By Steve Feeney
Ran Blake was in fine form at the festivities, as were the New England Conservatory faculty and student participants.
It would seem to fit the cagey aesthetic of its subject that the celebration of the 85th year in the life of pianist/composer/educator Ran Blake (b. 1935) was held only a few weeks before his 86th birthday. Perhaps that is the explanation, but still…
The legendary Blake, a MacArthur Fellow and multiple award winner, has influenced jazz music and musicians for decades as both a performer and longtime educator at the New England Conservatory where he helped found the Contemporary Improvisation (CI) Department.
He was in fine form, as were the faculty and student participants, at a streaming concert on March 24 that topped off days of activities in his honor. Many of the videos had been prerecorded on the wide — if a touch forlorn — stage of Boston’s Jordan Hall. Various combinations of musicians paid homage to Blake’s compositions and style, with the guest of honor offering a brief but wondrous solo piano set from his home to close the evening.
The dark mysteries of film noir have long served as an inspiration to Blake. His compositions reflect the genre’s deft manipulation of chiaroscuro: a few fleeting beams of light shine through darkened vistas of sound. This shadowy drama infused much of what was offered in the well-played and well-recorded 45-minute program.
Blake’s “Madrid” had the duo of Shalun Li (piano) and Rihards Kolmanis (electric guitar) employing advanced techniques and special effects to create an ominous ambience, its eeriness establishing the seriousness of much of the evening’s offerings. At first, Emily Mitchell’s arrangement of the “Short Life of Barbara Monk” — for herself on acoustic guitar and voice — seemed disjointed, but that uncertainty gave way to a fascinatingly effective multiangled portrait.
“Memphis,” which featured Lyra Montoya (tenor sax) and Anthony Coleman (piano), proved to be an early oasis for listeners who wanted to find some brighter lyricism in the mix. Montoya displayed a rich tonality on the big horn. The duo’s moments of emotive intensity were intriguing given their apparent spontaneity.
Griffin Woodard’s solo bass clarinet performance of Blake’s “Wende” self-consciously explored the resonant timbres available to the instrument. This was a noirish interlude, indeed. Inspired by Blake, Delfina Cheb Terrab (voice) and Joey Van Leeuwen (drums, percussion) supplied the soundtrack to a clip from the 1964 film The Pawnbroker, a tale of a man (played by Rod Steiger) who had been traumatized by Nazi persecution. Terrab’s vocalizations fit the difficult narrative well, generating notes of affecting poignancy.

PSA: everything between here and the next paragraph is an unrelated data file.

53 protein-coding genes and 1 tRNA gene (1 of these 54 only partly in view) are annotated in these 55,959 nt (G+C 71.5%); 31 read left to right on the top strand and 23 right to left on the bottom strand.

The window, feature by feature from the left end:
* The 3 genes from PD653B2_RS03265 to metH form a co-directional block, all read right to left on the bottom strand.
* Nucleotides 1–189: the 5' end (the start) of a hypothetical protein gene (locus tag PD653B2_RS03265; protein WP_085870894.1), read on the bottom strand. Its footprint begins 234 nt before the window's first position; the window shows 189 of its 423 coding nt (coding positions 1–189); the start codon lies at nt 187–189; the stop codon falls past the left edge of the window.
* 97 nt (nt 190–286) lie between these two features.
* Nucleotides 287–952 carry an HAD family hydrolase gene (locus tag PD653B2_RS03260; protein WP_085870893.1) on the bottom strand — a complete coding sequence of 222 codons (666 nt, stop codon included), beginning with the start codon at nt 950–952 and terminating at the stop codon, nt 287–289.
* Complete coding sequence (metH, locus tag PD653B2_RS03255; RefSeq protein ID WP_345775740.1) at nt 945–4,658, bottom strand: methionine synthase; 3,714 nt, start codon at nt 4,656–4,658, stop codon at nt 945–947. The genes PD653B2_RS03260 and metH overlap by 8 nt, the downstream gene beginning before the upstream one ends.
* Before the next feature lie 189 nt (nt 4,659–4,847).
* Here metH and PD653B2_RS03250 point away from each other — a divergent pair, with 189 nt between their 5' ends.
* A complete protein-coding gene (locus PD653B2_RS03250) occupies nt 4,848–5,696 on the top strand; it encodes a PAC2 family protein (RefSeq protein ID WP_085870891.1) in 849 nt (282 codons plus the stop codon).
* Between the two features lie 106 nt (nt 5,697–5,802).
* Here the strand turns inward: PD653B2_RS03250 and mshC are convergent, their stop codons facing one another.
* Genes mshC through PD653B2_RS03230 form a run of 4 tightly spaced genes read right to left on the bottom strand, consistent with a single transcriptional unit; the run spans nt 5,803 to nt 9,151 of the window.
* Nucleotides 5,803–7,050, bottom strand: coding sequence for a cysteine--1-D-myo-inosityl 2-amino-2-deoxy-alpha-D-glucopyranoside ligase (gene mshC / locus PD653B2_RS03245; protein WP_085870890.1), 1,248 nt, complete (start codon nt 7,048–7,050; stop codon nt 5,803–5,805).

Blake’s “Vanguard” gave us Matthew Shifrin (voice, accordion) in a performance that indulged in the freedom of jazz to the point that it moved into unique territory. Eden MacAdam-Somer arranged “Realization of a Dream” for the seven-piece CI Chamber Ensemble, proving how easily Blake’s artistic vision could flourish within the formalities of chamber music. Henry Wilson’s work on vibraphone added adroitly to the stark but compelling lineup of colorations. A brief sax solo by Caleb Schmale on “Thursday” cleared the way for Blake.
Seated at a gleaming piano and ensconced in a comfortable-looking hooded sweater, the white-haired eminence played three solo pieces that confirmed his austere mastery: he can evoke classic jazz piano styles while at the same time advancing harmonies that would easily be found in a formal concert hall. His infectious treatment of George and Ira Gershwin’s “Nice Work If You Can Get It” was the standout. That was followed by his original, “Isolation,” in a performance that confirmed that the man himself is a celebration of music.
Steve Feeney is a Maine native and attended schools in Maine, New Hampshire, and Massachusetts. He has a Master of Arts Degree in American and New England Studies from the University of Southern Maine. He began reviewing music on a freelance basis for the Portland Press Herald/Maine Sunday Telegram in 1995. He was later asked to also review theater and dance. Recently, he has added BroadwayWorld.com as an outlet and is pleased to now contribute to Arts Fuse.